When I was ten I once found myself walking with my brother on a Lake Michigan beach when we came upon a half-empty bottle of beer. Curious, I picked it up and looked inside at the swirling dark liquid. Then, impulsively, I took a sip. It was hot, having baked in the sun for who knows how many hours or days, and tasted awful.
I never took another drink of alcohol again. The reason for this isn’t because I found that first sip so revolting (though I did). It’s for the same reason my wife hates to have her blood drawn—that is to say, not because the needle hurts (she’s voluntarily taken on exponentially more pain throughout her life, most recently when she climbed Mt. Rainier)—but rather because the idea of a needle being inserted into her vein is so utterly revolting to her.
Though I have no problem having my blood drawn, the idea of having my mind influenced by a drug fills me with the same sense of revulsion that she feels when she thinks about a needle puncturing her skin and sliding into a vein. The origin of these feelings? I honestly don’t know. Perhaps they relate to a pathological fear of loss of control. Or perhaps to a subconscious sense of moral superiority that remaining always in control of my faculties gives me. (I feel no conscious moral outrage toward drinking or drinkers—at least, none toward those who drink responsibly.) But when you combine an emotional aversion to feeling even tipsy with the fact that the ability to enjoy the taste of alcohol must, in general, be acquired, what you get—at least, in my case—is a lifelong teetotaler.
Abstaining from alcohol hasn’t always been easy. Especially in college, there was frequently subtle and even occasionally intense and direct pressure to drink. My not drinking separated me from my peers in a way I found frankly—though in retrospect naively—bewildering: I wasn’t just left out of drinking games but also of other kinds of fun they would have. It hurt sometimes to be excluded—but never so much that I ever decided to join them in drinking. I often found myself wondering if my friends felt that my not drinking was my way of rebuking them for drinking to excess. And though I have to confess I never admired anyone for drinking so much that they threw up or couldn’t remember what they’d done the night before, I never once criticized anyone for it.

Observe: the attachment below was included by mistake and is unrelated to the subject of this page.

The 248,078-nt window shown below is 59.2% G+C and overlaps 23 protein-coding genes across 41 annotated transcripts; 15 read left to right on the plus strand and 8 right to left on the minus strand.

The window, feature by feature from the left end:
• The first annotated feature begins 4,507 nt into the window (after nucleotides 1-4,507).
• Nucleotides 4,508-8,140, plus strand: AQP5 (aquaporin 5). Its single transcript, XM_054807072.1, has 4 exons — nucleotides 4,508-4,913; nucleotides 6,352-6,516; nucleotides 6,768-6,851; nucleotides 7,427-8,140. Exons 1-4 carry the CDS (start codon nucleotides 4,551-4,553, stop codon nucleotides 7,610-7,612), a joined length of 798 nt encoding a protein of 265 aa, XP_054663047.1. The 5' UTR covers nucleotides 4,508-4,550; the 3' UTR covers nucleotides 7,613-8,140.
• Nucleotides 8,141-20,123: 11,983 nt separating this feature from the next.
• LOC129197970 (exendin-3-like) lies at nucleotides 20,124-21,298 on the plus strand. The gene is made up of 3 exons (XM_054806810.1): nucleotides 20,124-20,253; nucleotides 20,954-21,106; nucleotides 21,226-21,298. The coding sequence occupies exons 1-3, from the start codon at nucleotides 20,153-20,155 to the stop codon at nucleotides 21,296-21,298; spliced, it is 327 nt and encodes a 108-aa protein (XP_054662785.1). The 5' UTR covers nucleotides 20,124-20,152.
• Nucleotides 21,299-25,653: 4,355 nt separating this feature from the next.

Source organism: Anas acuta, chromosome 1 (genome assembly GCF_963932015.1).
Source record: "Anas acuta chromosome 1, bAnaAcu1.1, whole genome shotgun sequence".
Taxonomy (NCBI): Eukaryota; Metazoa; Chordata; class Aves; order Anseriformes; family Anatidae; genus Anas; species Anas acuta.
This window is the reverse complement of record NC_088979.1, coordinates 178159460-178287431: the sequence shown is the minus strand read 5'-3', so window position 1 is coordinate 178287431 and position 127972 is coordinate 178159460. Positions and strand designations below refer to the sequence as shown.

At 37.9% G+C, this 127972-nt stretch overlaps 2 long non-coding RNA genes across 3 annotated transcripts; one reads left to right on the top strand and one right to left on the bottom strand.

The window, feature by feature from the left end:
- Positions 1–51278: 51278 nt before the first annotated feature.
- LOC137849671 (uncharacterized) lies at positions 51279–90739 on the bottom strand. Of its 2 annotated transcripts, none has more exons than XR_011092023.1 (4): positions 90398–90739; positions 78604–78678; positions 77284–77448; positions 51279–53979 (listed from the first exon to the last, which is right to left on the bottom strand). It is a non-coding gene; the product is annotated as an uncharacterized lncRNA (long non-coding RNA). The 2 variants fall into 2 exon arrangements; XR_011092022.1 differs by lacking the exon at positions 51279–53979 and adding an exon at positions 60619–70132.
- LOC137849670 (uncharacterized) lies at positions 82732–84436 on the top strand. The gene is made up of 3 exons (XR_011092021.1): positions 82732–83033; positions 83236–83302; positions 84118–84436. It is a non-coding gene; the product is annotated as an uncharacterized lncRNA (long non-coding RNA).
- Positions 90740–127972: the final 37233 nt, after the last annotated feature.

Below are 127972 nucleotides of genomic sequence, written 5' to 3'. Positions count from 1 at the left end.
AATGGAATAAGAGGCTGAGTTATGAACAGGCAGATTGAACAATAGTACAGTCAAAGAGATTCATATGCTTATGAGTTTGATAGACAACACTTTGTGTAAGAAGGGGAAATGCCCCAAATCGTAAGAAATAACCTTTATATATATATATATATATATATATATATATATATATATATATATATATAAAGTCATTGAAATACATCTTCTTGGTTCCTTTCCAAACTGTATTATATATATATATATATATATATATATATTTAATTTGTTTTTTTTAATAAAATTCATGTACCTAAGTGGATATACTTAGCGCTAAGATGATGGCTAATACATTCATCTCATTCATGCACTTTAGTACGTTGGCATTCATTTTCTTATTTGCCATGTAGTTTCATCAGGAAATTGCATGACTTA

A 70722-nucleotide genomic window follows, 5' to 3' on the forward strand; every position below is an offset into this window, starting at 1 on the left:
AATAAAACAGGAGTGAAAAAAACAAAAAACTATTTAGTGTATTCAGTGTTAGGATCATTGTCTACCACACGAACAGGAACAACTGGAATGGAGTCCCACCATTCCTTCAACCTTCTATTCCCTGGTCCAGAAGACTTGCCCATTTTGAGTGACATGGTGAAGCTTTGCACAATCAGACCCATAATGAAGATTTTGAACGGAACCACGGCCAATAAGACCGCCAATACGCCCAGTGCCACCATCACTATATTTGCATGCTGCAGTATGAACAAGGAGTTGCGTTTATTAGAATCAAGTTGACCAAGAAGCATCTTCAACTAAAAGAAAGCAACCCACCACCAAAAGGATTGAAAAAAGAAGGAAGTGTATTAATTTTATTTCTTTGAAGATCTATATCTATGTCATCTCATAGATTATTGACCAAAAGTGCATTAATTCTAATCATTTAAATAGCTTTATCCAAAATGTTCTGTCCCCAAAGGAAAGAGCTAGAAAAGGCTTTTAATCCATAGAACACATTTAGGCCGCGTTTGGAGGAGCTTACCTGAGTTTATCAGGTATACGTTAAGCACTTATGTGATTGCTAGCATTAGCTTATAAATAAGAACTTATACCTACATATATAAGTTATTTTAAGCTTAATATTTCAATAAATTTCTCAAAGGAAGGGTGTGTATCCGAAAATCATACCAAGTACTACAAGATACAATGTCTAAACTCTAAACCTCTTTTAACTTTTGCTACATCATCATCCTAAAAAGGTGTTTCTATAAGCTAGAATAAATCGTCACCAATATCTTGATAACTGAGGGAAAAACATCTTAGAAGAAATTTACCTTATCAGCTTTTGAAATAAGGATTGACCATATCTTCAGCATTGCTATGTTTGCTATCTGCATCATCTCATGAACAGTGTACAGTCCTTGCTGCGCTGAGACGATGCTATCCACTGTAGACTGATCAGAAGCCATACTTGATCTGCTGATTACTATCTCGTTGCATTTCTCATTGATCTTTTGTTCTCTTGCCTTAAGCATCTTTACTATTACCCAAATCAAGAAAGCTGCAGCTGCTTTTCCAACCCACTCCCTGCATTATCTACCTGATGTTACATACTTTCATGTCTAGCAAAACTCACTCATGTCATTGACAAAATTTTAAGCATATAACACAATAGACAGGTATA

Being excluded from a group because of choices you’ve made, what you believe, or what you are is painful, to say the least. But it can also make you strong. It forces you to define your boundaries. To know why they exist. To practice defending them. To practice paying attention to your own voice amid the often deafening cacophony of the voices of those around you.
And it does one thing more: it makes you more empathetic. This, by helping you to appreciate the struggles of those others who also don’t fit, who find themselves trying to find their own community. Being excluded because of the choices you make can even make you empathetic to the suffering of those who most stringently seek to ostracize you. In sum, being excluded makes it far more likely you’ll be able to live according to Plato’s admonition to “be kind, for everyone you meet is fighting a hard battle.” For few things, I’ve found, make us as kind as needing a little kindness ourselves.
Alex Lickerman is an internal medicine physician at the University of Chicago who blogs at Happiness in this World. He is the author of The Undefeated Mind: On the Science of Constructing an Indestructible Self.